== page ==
Hayek and Keynes exhibited contrasting views with respect to the role of the state in a capitalist economy. Although, both favoured capitalist system, they took opposing stands on how far the state should intervene in the market based order.

According to Hayek, the role of the state is to make general policy and leave the specific adjustments to individuals who are the best judge of the situational demands in different time and space. The state is not to attempt central planning, because that ultimately leads to the establishment of a totalitarian state.

According to Keynes, the role of the state extends to state intervention, when required by a market that shows signs of aggregate demand failure. Although Keynes appreciated the merits of laissez faire system, he blamed the Wall Street crash of 1929 to the uninhibited private enterprise and advocated a role for the state in creating demand by expenditure, when faced with such a failure, as well as restraining in the face of inflation.

Word Count: 3045


  • Boettke, Peter J., Coyne, Christopher J., and Peter T. Leeson, “The Continuing Relevance of F.A. Hayek’s Political Economy”, accessed December 14, 2016
  • Ibid.
  • Geoffrey Pilling, The Crisis of Keynesian Economics (Routledge Revivals) (Oxon: Routledge, 2014), 42.
  • Ibid, 45.
  • Hayek, F.A. The Road to Serfdom. Cornwall: Routledge, 2001.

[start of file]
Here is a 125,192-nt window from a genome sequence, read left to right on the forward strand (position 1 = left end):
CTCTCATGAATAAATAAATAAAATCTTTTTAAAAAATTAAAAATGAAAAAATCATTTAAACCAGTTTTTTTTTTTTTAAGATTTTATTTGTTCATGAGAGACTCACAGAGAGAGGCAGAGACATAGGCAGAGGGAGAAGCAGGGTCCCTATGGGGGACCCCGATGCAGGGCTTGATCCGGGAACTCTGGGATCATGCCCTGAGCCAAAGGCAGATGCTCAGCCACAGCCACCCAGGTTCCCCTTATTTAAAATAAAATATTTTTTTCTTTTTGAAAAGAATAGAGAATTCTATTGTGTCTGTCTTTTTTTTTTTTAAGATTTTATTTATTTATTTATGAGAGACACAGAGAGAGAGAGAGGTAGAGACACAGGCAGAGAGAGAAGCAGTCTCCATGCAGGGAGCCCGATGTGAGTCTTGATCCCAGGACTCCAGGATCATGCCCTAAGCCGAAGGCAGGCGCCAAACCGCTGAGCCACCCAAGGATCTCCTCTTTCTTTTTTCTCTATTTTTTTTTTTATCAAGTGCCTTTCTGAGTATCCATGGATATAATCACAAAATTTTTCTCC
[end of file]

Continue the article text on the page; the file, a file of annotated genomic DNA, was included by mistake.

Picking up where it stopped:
• Hayek, F.A. Law, Legislation and Liberty: The Mirage of Social Justice, Volume 2. Chicago: University of Chicago Press, 1976.
  • Hayek, F.A. The Constitution of Liberty. Oxon: Routledge Classics, 2014 edition.
  • Jensen, Hans E. “J.M. Keynes's Theory of the State as a Path to His Social Economics of Reform in The General Theory”. Review of Social Economy 49(3) (1991): 292-316.
  • Keynes, J.M. General Theory Of Employment, Interest And Money. Delhi: Atlantic Publishers, 2016.
  • Rogers, Colin. “Michael Lawlor’s Own-Rates Interpretation of the General Theory”. In The State of Interpretation of Keynes, ed. John B Davis. New York: Springer 2012.
  • Karagiannis, Nikolaos, and Zagros Madjd-Sadjadi. Modern State Intervention in the Era of Globalisation. Cheltenham: Edward Elgar Publishing, 2007.
  • Negri, Antonio. Revolution Retrieved: Writings on Marx, Keynes, Capitalist Crisis and new Social Subjects (1967-83). London: Red Notes, 1988.
  • Pilling, Geoffrey. The Crisis of Keynesian Economics (Routledge Revivals). Oxon: Routledge, 2014.
  • Shearmur, Jeremy. “Hayek, Keynes and the State”. History of Economics Review 68.